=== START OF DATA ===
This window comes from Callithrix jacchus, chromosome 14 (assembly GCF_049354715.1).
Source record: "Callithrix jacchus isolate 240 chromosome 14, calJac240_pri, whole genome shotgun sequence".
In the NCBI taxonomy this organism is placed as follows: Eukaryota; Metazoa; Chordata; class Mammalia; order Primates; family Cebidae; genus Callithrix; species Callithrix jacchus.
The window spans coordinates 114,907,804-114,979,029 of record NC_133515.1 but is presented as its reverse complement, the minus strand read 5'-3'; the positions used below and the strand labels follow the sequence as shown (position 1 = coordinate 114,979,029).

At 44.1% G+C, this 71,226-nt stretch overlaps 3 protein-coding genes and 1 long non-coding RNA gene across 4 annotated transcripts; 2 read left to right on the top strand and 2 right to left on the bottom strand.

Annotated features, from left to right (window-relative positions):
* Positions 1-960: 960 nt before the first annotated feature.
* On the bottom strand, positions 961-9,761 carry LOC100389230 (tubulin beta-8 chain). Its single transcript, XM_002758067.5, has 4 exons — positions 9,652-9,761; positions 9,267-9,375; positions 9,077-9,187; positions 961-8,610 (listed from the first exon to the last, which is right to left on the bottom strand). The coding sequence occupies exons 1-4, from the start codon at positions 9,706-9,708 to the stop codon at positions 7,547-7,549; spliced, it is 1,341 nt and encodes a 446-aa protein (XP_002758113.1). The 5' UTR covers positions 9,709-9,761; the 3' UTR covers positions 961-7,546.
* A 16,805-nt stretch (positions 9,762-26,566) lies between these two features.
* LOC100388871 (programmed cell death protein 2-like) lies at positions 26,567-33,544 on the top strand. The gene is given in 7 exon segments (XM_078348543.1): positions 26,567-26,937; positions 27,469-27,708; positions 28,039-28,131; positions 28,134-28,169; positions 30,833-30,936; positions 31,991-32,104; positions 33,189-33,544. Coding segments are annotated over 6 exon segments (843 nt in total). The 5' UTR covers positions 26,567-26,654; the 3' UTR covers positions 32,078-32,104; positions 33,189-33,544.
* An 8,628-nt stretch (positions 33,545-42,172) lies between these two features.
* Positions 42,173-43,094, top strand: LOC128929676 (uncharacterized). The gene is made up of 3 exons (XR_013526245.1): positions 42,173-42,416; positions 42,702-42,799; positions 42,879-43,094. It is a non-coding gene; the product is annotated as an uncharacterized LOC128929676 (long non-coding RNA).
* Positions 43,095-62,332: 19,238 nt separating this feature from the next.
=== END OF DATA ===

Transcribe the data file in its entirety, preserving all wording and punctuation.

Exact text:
This window comes from Callithrix jacchus, chromosome 14 (assembly GCF_049354715.1).
Source record: "Callithrix jacchus isolate 240 chromosome 14, calJac240_pri, whole genome shotgun sequence".
In the NCBI taxonomy this organism is placed as follows: Eukaryota; Metazoa; Chordata; class Mammalia; order Primates; family Cebidae; genus Callithrix; species Callithrix jacchus.
The window spans coordinates 114,907,804-114,979,029 of record NC_133515.1 but is presented as its reverse complement, the minus strand read 5'-3'; the positions used below and the strand labels follow the sequence as shown (position 1 = coordinate 114,979,029).

At 44.1% G+C, this 71,226-nt stretch overlaps 3 protein-coding genes and 1 long non-coding RNA gene across 4 annotated transcripts; 2 read left to right on the top strand and 2 right to left on the bottom strand.

Annotated features, from left to right (window-relative positions):
* Positions 1-960: 960 nt before the first annotated feature.
* On the bottom strand, positions 961-9,761 carry LOC100389230 (tubulin beta-8 chain). Its single transcript, XM_002758067.5, has 4 exons — positions 9,652-9,761; positions 9,267-9,375; positions 9,077-9,187; positions 961-8,610 (listed from the first exon to the last, which is right to left on the bottom strand). The coding sequence occupies exons 1-4, from the start codon at positions 9,706-9,708 to the stop codon at positions 7,547-7,549; spliced, it is 1,341 nt and encodes a 446-aa protein (XP_002758113.1). The 5' UTR covers positions 9,709-9,761; the 3' UTR covers positions 961-7,546.
* A 16,805-nt stretch (positions 9,762-26,566) lies between these two features.
* LOC100388871 (programmed cell death protein 2-like) lies at positions 26,567-33,544 on the top strand. The gene is given in 7 exon segments (XM_078348543.1): positions 26,567-26,937; positions 27,469-27,708; positions 28,039-28,131; positions 28,134-28,169; positions 30,833-30,936; positions 31,991-32,104; positions 33,189-33,544. Coding segments are annotated over 6 exon segments (843 nt in total). The 5' UTR covers positions 26,567-26,654; the 3' UTR covers positions 32,078-32,104; positions 33,189-33,544.
* An 8,628-nt stretch (positions 33,545-42,172) lies between these two features.
* Positions 42,173-43,094, top strand: LOC128929676 (uncharacterized). The gene is made up of 3 exons (XR_013526245.1): positions 42,173-42,416; positions 42,702-42,799; positions 42,879-43,094. It is a non-coding gene; the product is annotated as an uncharacterized LOC128929676 (long non-coding RNA).
* Positions 43,095-62,332: 19,238 nt separating this feature from the next.